According to our previous study [13], two cultivars, including Akhtar and Naz were selected as susceptible and resistant cultivars to T. urticae, respectively. Seeds were sown in plastic pots (15 cm diameter, 25 cm high) containing soil, peat moss, and perlite (1:1:1), with only a single plant in each pot. The experiment was conducted using a factorial experiment based on completely randomized design with three replicates in greenhouse condition (28 ± 3ºC temperature, 40–50% relative humidity, photoperiod 16h light and 8h darkness). The founder population of mite was collected from a commercial bean farm in Karaj, Iran and colonies were reared on the similar cultivars to be tested for three generations before being used in this experiment. In six-leaf stage (about 30 days after planting) based on Meier [14], 45 same-aged adult female mites were placed on sixth leaf of plants. Since, the number of females is higher than males and they also cause the most damages, only female mites were selected from a mass which had the opportunity for mating. The leaves were collected after 0, 1 and 5 days of infestation. Treated leaves were frozen in liquid nitrogen and kept at −80°C until they were used for RNA extraction.

RNA isolation and transcriptome sequencing

Total RNA was extracted from two biological replicates, which each were pooled samples from at least three plants using TRIzol® Reagent (Invitrogen) as described by the manufacturer's protocol, and then treated with RNase-free DNaseI (Invitrogen). Nanodrop 2000 spectrophotometer, agarose gel electrophoresis and Bioanalyzer 2100 (Agilent) were used to check and confirm quantity and quality of RNAs. All RNAs were sent to Beijing Genomic Institute (BGI) in China for library preparation and transcriptome sequencing using the Illumina HiSeq 2500 platform to generate Paired-end (2×150 bp) reads.

Reads preprocessing and differentially expression analysis

The raw reads were downloaded from BGI institute web site in Fastq format and then were subjected to quality control (QC) analysis using Trimmomatic software [15] to trim low quality reads, adapters and other Illumina-specific sequences, minimum length 50 bp and minimum quality 30 determined as quality thresholds. Before and after filtering, the quality of the raw sequences was assessed with FastQC (https://www.bioinformatics.babraham.ac.uk/projects/fastqc/). Clean reads were mapped to the P. vulgaris [16] and T.urticae [17] reference genomes V. 2.0 (https://phytozome.jgi.doe.gov) via RNA-Seq aligner STAR software [18] requiring at least 90% of the read sequence to match with at least 95% identity. The STAR-resultant. bam files were used to estimate the abundance of mapped reads, differential expression analyses, and visualization of analyses results using Cufflinks [19] package coupled with CummeRbund [20]. Cufflinks was used to calculate FPKM values and differential expression analysis was done with Cuffdiff. The analysis focused on genes with statistically significant difference in expression levels between times and cultivars. The genes were considered significantly differentially expressed if false discovery rate (FDR, the adjusted P value) was <0.01 and Log2 FPKM (fold change) was ≥1.0. All RNA-Seq data were deposited in the NCBI SRA database under the project PRJNA482175.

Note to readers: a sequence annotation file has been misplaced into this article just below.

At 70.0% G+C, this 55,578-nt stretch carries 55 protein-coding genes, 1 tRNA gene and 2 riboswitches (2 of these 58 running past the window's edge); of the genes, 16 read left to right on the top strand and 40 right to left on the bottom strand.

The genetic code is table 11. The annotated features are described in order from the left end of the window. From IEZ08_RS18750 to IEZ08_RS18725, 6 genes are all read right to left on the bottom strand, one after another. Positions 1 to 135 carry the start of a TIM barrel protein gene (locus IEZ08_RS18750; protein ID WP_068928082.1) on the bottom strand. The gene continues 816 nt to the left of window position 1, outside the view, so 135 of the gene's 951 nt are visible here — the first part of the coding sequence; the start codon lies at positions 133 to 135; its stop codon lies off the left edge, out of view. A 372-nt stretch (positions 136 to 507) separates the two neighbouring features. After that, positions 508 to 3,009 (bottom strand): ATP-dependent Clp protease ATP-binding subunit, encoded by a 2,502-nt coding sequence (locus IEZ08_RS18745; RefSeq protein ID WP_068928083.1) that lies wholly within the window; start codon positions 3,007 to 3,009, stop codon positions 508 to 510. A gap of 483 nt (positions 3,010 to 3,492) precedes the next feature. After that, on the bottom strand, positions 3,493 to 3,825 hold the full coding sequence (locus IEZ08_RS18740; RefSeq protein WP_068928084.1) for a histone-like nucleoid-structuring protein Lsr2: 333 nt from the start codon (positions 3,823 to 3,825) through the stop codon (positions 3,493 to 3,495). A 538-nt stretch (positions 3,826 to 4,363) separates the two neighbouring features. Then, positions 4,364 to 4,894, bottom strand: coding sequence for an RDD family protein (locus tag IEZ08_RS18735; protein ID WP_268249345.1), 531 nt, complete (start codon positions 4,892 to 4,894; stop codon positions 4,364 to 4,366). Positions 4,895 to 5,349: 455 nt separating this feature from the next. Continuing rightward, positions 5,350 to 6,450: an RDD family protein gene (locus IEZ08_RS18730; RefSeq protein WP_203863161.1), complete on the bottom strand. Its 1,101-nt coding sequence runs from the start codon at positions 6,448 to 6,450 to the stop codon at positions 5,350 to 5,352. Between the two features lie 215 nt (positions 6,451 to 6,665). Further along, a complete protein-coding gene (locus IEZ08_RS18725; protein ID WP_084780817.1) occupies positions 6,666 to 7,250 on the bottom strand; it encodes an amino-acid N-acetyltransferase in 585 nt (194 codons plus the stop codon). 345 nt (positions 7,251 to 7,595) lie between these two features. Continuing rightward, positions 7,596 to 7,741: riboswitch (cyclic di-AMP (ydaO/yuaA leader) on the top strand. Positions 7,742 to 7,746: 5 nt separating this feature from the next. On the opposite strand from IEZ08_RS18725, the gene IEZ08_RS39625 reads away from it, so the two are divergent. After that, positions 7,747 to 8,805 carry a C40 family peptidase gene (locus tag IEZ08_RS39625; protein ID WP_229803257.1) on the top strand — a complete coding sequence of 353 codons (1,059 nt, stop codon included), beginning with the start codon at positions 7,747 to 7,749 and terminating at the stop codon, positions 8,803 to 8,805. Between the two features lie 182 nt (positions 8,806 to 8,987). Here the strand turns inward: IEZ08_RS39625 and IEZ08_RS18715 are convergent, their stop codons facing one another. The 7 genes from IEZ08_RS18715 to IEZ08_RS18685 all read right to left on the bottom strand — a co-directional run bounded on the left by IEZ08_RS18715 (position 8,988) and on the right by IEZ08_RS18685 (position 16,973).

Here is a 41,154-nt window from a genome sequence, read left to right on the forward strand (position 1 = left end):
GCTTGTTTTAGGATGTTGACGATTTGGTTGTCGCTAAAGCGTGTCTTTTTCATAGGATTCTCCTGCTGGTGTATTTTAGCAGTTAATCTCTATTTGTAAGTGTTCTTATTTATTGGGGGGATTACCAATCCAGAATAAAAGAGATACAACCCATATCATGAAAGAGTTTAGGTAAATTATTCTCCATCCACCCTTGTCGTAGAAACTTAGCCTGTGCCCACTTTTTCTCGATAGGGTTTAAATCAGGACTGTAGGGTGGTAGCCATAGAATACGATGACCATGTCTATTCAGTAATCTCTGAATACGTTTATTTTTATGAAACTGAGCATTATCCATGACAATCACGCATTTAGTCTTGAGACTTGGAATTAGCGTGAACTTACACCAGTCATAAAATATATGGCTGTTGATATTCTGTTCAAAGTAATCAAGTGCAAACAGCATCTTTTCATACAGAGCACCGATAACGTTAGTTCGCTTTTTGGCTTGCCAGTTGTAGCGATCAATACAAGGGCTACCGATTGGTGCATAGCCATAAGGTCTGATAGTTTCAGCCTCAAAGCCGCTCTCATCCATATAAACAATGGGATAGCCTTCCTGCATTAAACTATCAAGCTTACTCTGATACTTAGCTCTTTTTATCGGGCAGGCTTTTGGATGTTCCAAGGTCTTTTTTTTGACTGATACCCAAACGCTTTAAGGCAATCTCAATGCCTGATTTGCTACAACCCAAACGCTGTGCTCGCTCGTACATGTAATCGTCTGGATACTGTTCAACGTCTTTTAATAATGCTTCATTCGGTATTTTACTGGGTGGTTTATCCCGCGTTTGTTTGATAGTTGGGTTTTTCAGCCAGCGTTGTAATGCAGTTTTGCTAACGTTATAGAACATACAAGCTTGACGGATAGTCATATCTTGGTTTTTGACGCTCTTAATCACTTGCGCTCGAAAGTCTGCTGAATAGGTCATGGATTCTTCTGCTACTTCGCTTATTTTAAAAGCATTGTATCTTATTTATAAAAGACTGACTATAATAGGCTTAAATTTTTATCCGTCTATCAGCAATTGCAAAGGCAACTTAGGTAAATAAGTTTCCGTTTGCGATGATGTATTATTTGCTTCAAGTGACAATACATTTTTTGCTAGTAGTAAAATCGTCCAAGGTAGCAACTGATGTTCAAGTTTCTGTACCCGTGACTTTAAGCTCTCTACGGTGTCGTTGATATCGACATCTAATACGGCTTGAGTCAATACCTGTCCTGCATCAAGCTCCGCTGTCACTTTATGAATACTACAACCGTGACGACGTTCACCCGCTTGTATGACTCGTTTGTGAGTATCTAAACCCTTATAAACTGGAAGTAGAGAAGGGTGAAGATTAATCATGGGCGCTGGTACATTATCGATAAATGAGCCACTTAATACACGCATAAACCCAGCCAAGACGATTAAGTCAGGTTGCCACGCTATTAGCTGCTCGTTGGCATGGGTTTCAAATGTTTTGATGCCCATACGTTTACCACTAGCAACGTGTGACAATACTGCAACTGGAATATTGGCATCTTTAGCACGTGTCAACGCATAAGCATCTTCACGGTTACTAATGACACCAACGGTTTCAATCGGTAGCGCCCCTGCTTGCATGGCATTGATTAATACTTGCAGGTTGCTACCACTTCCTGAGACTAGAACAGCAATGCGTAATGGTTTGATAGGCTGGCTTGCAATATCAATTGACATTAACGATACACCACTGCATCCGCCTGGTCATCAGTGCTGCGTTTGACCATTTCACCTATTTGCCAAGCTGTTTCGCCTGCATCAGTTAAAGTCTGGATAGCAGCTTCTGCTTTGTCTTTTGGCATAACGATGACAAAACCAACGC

GO terms and KEGG pathways enrichment analysis

The functions of the DEGs were characterized using AgriGO’s Singular Enrichment Analysis (SEA) module to identify the enriched Gene Ontology terms (http://bioinfo.cau.edu.cn/agriGO/analysis.php) with the agriGO database [21]. The enrichment analysis was performed at significance level of 0.05. Enrichment analysis of Kyoto Encyclopedia of Genes and Genomics (KEGG) pathways was also carried out on DEGs using KOBAS 3.0 web server (http://kobas.cbi.pku.edu.cn/). KEGG pathways with corrected p-value ≤0.05 were considered as significantly enriched.

Quantitative real-time PCR validation

To validate candidate differentially expressed genes (DEGs), qRT-PCR was performed for six DEGs and Actin 11 as a reference gene with three replicates. Primers were designed by Primer 3.0 [22] (Table 1), and cDNAs were synthesized by using TaKaRa cDNA Synthesis Kit (TaKaRa, Dalian, China) according to the manufacturer’s instructions. The 20 μL qRT-PCR solutions contained EvaGreen Master Mix (Solis Biodyne, 5x), 0.3 μL forward and 0.3 μL reverse primers, and 30 ng of cDNA template. qRT-PCR reactions (95 °C, 3 min; 95 °C, 5 s; 60 °C, 34 s; 40 cycles) were carried out on a Bio-Rad iQ5 Optical System (Bio-Rad Laboratories, CA, USA). Finally, relative gene expression was calculated using 2-ΔΔCT formula and REST software [23].

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Table 1. Description of the candidate gens and primer sequences for qRT-PCR assay efficiencies.

https://doi.org/10.1371/journal.pone.0228680.t001

Results and discussion

Quality control and mapping statistics

A total of 12 RNA libraries were sequenced with the number of reads ranging from 26.8–30.2 million paired-end reads (Table 2). Approximately 70–73% of reads passed the quality control and an 84.58–90.30% of the clean reads were mapped to unique location in the common bean reference genome. Alignment of clean reads to T. urticae reference genome was also carried out to determine whether a significant mite RNA contamination exists in our datasets. Assessment of quality of mRNA-Seq data revealed less than 0.1% mapping, indicating a strong enrichment of genes specific for P. vulgaris in all samples.

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Table 2. Summary of sample information and transcriptome sequencing output statistics for the RNA-Seq libraries.

https://doi.org/10.1371/journal.pone.0228680.t002

Differentially expressed genes (DEGs)